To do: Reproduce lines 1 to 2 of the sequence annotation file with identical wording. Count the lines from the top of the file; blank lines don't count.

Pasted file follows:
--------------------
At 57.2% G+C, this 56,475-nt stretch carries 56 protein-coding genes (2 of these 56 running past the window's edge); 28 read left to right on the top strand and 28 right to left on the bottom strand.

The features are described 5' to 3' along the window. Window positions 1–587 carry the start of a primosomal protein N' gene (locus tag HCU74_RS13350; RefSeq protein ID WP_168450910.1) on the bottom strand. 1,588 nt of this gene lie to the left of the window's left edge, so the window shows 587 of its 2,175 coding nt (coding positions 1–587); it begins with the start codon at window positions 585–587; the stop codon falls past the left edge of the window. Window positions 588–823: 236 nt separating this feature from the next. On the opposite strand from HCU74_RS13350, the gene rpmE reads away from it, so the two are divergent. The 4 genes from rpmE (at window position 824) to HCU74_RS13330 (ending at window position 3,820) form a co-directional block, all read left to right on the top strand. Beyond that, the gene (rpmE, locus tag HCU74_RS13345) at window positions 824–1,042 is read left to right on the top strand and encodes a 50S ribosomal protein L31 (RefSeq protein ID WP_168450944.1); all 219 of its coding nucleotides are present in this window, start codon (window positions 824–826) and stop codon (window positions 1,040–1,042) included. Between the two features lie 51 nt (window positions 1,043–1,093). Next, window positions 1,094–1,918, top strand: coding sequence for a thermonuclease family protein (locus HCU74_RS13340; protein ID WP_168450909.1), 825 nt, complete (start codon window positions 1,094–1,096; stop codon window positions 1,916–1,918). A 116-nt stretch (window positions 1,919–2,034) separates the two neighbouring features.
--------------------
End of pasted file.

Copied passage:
At 57.2% G+C, this 56,475-nt stretch carries 56 protein-coding genes (2 of these 56 running past the window's edge); 28 read left to right on the top strand and 28 right to left on the bottom strand.

The features are described 5' to 3' along the window. Window positions 1–587 carry the start of a primosomal protein N' gene (locus tag HCU74_RS13350; RefSeq protein ID WP_168450910.1) on the bottom strand. 1,588 nt of this gene lie to the left of the window's left edge, so the window shows 587 of its 2,175 coding nt (coding positions 1–587); it begins with the start codon at window positions 585–587; the stop codon falls past the left edge of the window. Window positions 588–823: 236 nt separating this feature from the next. On the opposite strand from HCU74_RS13350, the gene rpmE reads away from it, so the two are divergent. The 4 genes from rpmE (at window position 824) to HCU74_RS13330 (ending at window position 3,820) form a co-directional block, all read left to right on the top strand. Beyond that, the gene (rpmE, locus tag HCU74_RS13345) at window positions 824–1,042 is read left to right on the top strand and encodes a 50S ribosomal protein L31 (RefSeq protein ID WP_168450944.1); all 219 of its coding nucleotides are present in this window, start codon (window positions 824–826) and stop codon (window positions 1,040–1,042) included. Between the two features lie 51 nt (window positions 1,043–1,093). Next, window positions 1,094–1,918, top strand: coding sequence for a thermonuclease family protein (locus HCU74_RS13340; protein ID WP_168450909.1), 825 nt, complete (start codon window positions 1,094–1,096; stop codon window positions 1,916–1,918). A 116-nt stretch (window positions 1,919–2,034) separates the two neighbouring features.